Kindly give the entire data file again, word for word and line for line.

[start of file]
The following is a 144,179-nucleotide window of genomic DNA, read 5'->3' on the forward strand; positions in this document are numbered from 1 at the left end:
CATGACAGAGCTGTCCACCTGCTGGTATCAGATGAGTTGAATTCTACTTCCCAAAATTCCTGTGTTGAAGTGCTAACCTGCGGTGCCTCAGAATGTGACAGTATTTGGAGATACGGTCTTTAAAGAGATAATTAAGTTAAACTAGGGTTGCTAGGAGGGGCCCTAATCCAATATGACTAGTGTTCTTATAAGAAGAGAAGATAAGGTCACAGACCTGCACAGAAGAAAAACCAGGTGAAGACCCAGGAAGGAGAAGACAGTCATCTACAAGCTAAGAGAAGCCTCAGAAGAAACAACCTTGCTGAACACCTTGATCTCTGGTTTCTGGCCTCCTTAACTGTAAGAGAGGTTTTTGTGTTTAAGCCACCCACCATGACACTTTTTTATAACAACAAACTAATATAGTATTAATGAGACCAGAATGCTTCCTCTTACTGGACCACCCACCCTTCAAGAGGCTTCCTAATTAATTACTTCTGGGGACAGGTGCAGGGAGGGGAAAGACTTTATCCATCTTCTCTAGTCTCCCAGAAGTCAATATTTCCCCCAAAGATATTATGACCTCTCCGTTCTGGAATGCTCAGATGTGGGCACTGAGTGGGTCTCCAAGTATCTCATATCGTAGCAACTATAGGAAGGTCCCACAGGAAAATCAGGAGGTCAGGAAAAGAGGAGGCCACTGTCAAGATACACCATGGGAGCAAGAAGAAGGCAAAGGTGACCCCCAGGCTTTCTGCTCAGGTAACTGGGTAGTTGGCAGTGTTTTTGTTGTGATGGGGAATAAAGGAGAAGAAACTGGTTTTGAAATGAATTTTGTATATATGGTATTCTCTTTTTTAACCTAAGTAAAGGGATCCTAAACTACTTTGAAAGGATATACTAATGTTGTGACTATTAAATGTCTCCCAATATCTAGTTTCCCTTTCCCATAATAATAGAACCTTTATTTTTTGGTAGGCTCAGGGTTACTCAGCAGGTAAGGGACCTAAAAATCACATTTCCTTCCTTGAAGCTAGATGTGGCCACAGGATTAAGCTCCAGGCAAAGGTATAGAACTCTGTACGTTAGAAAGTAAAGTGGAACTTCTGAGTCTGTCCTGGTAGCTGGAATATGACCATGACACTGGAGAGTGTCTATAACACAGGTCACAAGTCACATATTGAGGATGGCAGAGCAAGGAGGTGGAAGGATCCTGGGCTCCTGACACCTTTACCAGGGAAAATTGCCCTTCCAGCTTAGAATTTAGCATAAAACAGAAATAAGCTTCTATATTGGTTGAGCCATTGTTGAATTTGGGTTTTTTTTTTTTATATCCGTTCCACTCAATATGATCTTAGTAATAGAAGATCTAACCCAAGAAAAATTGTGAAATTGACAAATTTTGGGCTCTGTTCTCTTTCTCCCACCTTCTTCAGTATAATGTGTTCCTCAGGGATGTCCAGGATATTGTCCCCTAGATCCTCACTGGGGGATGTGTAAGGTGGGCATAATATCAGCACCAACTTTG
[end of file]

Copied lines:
The following is a 144,179-nucleotide window of genomic DNA, read 5'->3' on the forward strand; positions in this document are numbered from 1 at the left end:
CATGACAGAGCTGTCCACCTGCTGGTATCAGATGAGTTGAATTCTACTTCCCAAAATTCCTGTGTTGAAGTGCTAACCTGCGGTGCCTCAGAATGTGACAGTATTTGGAGATACGGTCTTTAAAGAGATAATTAAGTTAAACTAGGGTTGCTAGGAGGGGCCCTAATCCAATATGACTAGTGTTCTTATAAGAAGAGAAGATAAGGTCACAGACCTGCACAGAAGAAAAACCAGGTGAAGACCCAGGAAGGAGAAGACAGTCATCTACAAGCTAAGAGAAGCCTCAGAAGAAACAACCTTGCTGAACACCTTGATCTCTGGTTTCTGGCCTCCTTAACTGTAAGAGAGGTTTTTGTGTTTAAGCCACCCACCATGACACTTTTTTATAACAACAAACTAATATAGTATTAATGAGACCAGAATGCTTCCTCTTACTGGACCACCCACCCTTCAAGAGGCTTCCTAATTAATTACTTCTGGGGACAGGTGCAGGGAGGGGAAAGACTTTATCCATCTTCTCTAGTCTCCCAGAAGTCAATATTTCCCCCAAAGATATTATGACCTCTCCGTTCTGGAATGCTCAGATGTGGGCACTGAGTGGGTCTCCAAGTATCTCATATCGTAGCAACTATAGGAAGGTCCCACAGGAAAATCAGGAGGTCAGGAAAAGAGGAGGCCACTGTCAAGATACACCATGGGAGCAAGAAGAAGGCAAAGGTGACCCCCAGGCTTTCTGCTCAGGTAACTGGGTAGTTGGCAGTGTTTTTGTTGTGATGGGGAATAAAGGAGAAGAAACTGGTTTTGAAATGAATTTTGTATATATGGTATTCTCTTTTTTAACCTAAGTAAAGGGATCCTAAACTACTTTGAAAGGATATACTAATGTTGTGACTATTAAATGTCTCCCAATATCTAGTTTCCCTTTCCCATAATAATAGAACCTTTATTTTTTGGTAGGCTCAGGGTTACTCAGCAGGTAAGGGACCTAAAAATCACATTTCCTTCCTTGAAGCTAGATGTGGCCACAGGATTAAGCTCCAGGCAAAGGTATAGAACTCTGTACGTTAGAAAGTAAAGTGGAACTTCTGAGTCTGTCCTGGTAGCTGGAATATGACCATGACACTGGAGAGTGTCTATAACACAGGTCACAAGTCACATATTGAGGATGGCAGAGCAAGGAGGTGGAAGGATCCTGGGCTCCTGACACCTTTACCAGGGAAAATTGCCCTTCCAGCTTAGAATTTAGCATAAAACAGAAATAAGCTTCTATATTGGTTGAGCCATTGTTGAATTTGGGTTTTTTTTTTTTATATCCGTTCCACTCAATATGATCTTAGTAATAGAAGATCTAACCCAAGAAAAATTGTGAAATTGACAAATTTTGGGCTCTGTTCTCTTTCTCCCACCTTCTTCAGTATAATGTGTTCCTCAGGGATGTCCAGGATATTGTCCCCTAGATCCTCACTGGGGGATGTGTAAGGTGGGCATAATATCAGCACCAACTTTG